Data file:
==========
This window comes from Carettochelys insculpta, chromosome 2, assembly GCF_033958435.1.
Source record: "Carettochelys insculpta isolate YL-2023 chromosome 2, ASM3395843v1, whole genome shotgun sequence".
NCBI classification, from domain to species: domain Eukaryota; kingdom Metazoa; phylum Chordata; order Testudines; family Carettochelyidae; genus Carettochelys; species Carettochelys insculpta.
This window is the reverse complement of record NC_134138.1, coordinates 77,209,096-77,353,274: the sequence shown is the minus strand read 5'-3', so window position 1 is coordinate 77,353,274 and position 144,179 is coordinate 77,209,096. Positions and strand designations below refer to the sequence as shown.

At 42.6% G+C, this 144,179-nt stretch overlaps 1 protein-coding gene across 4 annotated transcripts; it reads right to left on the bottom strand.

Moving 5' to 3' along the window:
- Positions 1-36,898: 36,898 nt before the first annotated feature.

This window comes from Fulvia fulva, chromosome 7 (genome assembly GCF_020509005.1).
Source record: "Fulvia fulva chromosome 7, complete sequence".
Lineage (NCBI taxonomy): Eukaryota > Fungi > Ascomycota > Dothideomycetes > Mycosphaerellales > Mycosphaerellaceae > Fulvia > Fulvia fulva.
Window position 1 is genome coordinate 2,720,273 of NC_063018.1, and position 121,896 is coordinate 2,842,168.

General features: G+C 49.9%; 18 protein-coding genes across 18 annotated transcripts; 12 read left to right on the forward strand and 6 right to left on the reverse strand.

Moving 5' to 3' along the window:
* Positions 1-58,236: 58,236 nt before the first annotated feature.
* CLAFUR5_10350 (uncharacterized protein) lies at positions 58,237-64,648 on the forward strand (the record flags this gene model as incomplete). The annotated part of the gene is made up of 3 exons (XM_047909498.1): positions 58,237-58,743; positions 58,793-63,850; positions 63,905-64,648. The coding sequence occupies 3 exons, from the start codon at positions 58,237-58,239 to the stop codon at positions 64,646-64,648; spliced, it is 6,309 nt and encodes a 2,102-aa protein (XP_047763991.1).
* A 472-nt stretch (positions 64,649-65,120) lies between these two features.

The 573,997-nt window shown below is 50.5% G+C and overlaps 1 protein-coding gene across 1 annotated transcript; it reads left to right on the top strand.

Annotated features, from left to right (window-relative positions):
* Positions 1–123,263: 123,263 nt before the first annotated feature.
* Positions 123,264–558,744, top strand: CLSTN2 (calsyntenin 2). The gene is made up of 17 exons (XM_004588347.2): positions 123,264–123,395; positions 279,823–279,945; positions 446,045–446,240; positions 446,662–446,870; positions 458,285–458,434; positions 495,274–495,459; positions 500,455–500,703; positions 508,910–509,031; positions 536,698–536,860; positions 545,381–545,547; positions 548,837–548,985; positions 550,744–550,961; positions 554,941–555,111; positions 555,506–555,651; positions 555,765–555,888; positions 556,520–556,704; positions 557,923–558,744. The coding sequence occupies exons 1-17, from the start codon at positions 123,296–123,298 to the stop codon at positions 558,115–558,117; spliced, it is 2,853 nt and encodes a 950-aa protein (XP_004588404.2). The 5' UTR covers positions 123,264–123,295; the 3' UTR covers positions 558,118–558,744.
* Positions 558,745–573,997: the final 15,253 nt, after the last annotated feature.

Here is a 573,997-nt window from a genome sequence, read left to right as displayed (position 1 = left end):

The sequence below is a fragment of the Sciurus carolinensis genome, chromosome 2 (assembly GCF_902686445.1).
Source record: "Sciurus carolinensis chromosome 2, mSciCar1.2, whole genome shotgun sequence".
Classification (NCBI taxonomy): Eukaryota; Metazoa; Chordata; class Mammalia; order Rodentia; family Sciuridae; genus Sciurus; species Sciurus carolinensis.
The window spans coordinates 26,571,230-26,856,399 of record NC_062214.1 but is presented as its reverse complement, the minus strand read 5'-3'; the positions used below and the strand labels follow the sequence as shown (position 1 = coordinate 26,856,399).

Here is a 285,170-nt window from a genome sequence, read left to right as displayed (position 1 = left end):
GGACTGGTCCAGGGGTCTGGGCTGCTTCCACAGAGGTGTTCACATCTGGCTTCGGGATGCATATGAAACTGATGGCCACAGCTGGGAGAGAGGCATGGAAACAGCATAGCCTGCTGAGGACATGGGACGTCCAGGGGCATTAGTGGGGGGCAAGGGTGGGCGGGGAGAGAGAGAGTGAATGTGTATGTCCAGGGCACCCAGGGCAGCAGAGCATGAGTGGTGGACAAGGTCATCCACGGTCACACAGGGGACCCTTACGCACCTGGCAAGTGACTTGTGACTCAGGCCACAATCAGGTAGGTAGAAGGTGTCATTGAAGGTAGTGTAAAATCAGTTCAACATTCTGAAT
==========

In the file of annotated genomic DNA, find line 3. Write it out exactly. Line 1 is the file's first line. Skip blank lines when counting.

NCBI classification, from domain to species: domain Eukaryota; kingdom Metazoa; phylum Chordata; order Testudines; family Carettochelyidae; genus Carettochelys; species Carettochelys insculpta.